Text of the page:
Contextual Content

China security tech supplied by US companies

Naomi Klein: " if we look at when the government gets involved, it’s when there’s the threat of a tipping point. It’s such a large country, it’s such a populous country, that the fear is not a protest or a strike here or there—that can be handled. It is the fear of that tipping point when it turns into a mass movement, because in a country the size of China, when there is a mass movement, it will overwhelm the regime."

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Story Transcript

PAUL JAY, SENIOR EDITOR: The Western media and politicians focus on, well, recently, of course, the killing of a Chinese policeman, purportedly by Uighur Muslims in eastern China. They focus on issues on democracy movements from students. But there isn’t a heck of a lot of focus on the tens of thousands of strikes every year, the tens of thousands of protests in villages across rural China, and how many of these workers that are working under labor discipline are working in western-owned factories and western-owned plants. And that’s not much part of the story that we hear on western media.

NAOMI KLEIN: Yeah. Well, and I think that all of this technology, once again, is in the name of building "a harmonious society." This phrase comes up again and again. But, yeah, it is directed at rural protesters. It is directed at wildcat strikes. And I even have a report from The South China Morning Post about a meeting that took place of provincial police chiefs talking about how they have been able to lower what they call "mass incidents"—and that means protests or riots—by significant percentages, 20 percent, 30 percent, after they install these cameras, which are part of what they call the Safe City Program. And there are 660 cities across China that have been designated "safe cities," which means that they get the extra technology, and they’re measuring the effect that this technology has on the number of protests, and finding that they are reduced significantly. So what’s so significant about this is that if we think back to the ’90s and the rhetoric of the ’90s, even someone like Rupert Murdoch, who very famously said that when he brought satellite television to China, democracy would follow, because no authoritarian regime could withstand this amount of information.

JAY: There was an excellent article by his son, who ran the satellite operation in China in Hong Kong right around that moment. And the son, I think, wrote the truth of it. He says, in fact, democracy’s not our problem. Our problem’s making money. If the Chinese people want democracy, let them worry about it.

KLEIN: Well, you know, they’ve certainly learned to play by the rules in China. But there was that moment when it was, like, you know, cell phones, fax machines, and satellite television were going to spread freedom throughout China and every authoritarian regime. Now what we’re seeing is high-tech companies, companies like General Electric, Honeywell, the really big players. Cisco has played a really crucial role, also Google, building the infrastructure of this surveillance state, the search engines that won’t let you search on democracy in Tienanmen Square, or tell you that no objects have been found. Cisco has really built—has built the great firewall that is the censored Internet, and also allows the state to do remote monitoring. So this is very much a collaboration. This can’t just be dismissed as Red China’s work. This is very much in collaboration of these Western global brands working with the Chinese government, to do the opposite, not by spreading freedom and democracy, but to actively suppress these emergent movements. And what’s interesting about it is it’s not that the protests aren’t happening, ’cause we can’t be absolutist about this, there are many, many protests. But if we look at when the government gets involved, it’s when there’s the threat of a tipping point. It’s such a large country, it’s such a populous country, that the fear is not a protest or a strike here or there—that can be handled. It is the fear of that tipping point when it turns into a mass movement, because in a country the size of China, when there is a mass movement, it will overwhelm the regime. So it’s monitoring and looking at a point where something just is starting to get too popular, when people in different areas are networking with each other, and there’s the threat of a national movement. And, frankly, that’s why Falun Gong—. You know, people, I think, are quite mystified by how this sort of weird sect could present such a threat to the state, and I think it probably is just because it is national and networked, and surprised them, and this is a regime that doesn’t want to be taken by surprise. So it’s using the technology to get in there before the tipping point of these sort of nodes and protests turning into a network and potentially being a real movement and a real threat to the regime. So that’s why I think it’s very important. You know, I was talking to some students at Shenzhen University about this, and they were saying, well, you know, people can post critical things on their blogs. They’ll only take your blog down if it’s popular, if a lot of people are reading it. So that’s why it’s, I think, from a journalistic perspective, a little hard to cover, because—.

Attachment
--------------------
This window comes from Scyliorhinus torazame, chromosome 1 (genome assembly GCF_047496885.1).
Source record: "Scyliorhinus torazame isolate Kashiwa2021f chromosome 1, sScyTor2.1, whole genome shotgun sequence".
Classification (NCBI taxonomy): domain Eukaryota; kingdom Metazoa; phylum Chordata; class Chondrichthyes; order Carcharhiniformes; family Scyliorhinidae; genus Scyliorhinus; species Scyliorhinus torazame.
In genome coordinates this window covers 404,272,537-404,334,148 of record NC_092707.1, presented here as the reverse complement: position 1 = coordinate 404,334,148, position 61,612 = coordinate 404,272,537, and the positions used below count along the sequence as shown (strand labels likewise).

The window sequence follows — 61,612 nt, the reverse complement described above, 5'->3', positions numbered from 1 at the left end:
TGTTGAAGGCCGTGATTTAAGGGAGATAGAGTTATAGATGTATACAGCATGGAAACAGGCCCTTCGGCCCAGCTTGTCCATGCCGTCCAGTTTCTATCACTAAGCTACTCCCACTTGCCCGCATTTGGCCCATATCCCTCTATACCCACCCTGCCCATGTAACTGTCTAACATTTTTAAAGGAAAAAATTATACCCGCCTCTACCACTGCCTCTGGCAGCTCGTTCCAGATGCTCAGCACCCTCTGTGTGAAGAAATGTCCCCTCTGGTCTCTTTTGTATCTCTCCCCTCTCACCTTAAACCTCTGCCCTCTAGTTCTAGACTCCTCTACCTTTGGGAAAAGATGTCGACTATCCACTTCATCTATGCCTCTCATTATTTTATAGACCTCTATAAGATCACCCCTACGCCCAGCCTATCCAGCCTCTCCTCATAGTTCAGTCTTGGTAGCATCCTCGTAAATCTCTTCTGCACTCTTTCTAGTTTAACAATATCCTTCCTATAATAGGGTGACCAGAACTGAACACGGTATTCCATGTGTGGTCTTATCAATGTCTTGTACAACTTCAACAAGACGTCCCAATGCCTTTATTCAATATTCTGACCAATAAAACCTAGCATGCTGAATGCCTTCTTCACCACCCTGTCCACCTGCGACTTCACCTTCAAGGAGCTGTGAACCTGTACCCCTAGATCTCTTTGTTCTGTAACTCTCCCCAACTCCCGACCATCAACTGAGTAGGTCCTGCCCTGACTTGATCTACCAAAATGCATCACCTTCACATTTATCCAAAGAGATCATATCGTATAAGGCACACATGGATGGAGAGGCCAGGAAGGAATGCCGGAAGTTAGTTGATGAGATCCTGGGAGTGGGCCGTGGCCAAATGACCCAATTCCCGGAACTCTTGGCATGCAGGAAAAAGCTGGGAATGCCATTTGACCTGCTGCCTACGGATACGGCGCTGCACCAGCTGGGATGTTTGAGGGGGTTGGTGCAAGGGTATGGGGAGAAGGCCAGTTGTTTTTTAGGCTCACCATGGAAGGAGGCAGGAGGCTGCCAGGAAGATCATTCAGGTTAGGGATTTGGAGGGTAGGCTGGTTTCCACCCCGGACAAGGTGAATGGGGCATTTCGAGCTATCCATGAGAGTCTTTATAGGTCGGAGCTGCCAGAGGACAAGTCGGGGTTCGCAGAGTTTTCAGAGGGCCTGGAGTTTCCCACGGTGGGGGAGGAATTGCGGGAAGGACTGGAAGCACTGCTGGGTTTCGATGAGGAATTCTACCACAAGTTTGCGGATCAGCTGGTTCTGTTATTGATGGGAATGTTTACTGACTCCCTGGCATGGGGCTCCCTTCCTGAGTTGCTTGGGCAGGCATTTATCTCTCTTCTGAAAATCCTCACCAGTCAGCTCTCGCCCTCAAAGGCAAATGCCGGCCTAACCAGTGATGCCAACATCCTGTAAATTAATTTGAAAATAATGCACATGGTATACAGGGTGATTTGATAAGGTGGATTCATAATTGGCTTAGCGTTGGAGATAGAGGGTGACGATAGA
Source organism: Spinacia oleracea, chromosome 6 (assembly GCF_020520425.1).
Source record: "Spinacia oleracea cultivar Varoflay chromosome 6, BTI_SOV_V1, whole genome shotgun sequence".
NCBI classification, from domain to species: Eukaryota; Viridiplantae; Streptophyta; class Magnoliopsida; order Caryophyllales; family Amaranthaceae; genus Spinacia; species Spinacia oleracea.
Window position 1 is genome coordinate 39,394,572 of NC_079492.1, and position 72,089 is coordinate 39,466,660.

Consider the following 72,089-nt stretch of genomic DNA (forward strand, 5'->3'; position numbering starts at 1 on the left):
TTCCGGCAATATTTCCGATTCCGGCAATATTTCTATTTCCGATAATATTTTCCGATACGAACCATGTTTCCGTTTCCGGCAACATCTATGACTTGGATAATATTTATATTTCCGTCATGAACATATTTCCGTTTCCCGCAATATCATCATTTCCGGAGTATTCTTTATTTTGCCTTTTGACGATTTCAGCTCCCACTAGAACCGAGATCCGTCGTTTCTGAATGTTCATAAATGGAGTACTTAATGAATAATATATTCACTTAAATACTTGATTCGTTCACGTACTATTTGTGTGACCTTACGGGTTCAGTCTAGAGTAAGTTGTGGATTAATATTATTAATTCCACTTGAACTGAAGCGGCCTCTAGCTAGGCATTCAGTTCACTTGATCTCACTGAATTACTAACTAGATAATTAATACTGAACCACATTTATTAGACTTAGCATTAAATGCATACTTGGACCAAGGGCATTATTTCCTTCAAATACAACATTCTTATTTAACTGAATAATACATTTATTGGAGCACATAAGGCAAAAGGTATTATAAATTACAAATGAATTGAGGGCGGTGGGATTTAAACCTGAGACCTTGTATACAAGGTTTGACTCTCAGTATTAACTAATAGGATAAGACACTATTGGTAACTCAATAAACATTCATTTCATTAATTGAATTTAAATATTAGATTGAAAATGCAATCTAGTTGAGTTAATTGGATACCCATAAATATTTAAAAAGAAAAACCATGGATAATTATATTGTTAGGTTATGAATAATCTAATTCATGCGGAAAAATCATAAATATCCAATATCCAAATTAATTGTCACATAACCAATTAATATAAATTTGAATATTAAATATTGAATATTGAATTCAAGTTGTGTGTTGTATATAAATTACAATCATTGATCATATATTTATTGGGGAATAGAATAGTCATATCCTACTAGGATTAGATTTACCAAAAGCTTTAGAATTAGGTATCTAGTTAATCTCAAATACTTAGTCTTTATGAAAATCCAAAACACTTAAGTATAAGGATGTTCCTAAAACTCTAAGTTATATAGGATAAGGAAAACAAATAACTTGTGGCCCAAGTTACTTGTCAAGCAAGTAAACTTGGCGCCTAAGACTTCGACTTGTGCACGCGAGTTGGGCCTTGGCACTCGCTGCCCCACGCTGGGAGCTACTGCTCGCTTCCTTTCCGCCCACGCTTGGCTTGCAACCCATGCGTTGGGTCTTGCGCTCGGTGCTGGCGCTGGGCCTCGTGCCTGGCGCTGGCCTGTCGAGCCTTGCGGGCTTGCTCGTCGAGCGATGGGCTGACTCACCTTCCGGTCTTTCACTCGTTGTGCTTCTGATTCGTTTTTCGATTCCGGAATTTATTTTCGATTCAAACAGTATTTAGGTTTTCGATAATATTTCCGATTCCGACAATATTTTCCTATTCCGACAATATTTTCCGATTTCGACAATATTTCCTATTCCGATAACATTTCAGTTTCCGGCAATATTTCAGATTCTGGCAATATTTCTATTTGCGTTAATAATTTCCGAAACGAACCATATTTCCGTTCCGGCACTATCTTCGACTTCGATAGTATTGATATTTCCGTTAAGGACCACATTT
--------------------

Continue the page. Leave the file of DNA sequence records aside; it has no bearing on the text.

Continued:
JAY: Sounds very familiar. It’s kind of the difference here between you can say anything you want in North America on the Internet, but it’s quite different from what you can say on television. If it’s a mass medium, it’s quite a different set of rules from when it’s a leech medium.

KLEIN: But, also, I think this is the fear at the Olympics and why this is a special moment is I think the regime is keenly aware that anybody with a gripe gets a megaphone. And that’s why we’re seeing such an intense level of repression right now.

JAY: Please join us for the next segment of our interview with Naomi Klein.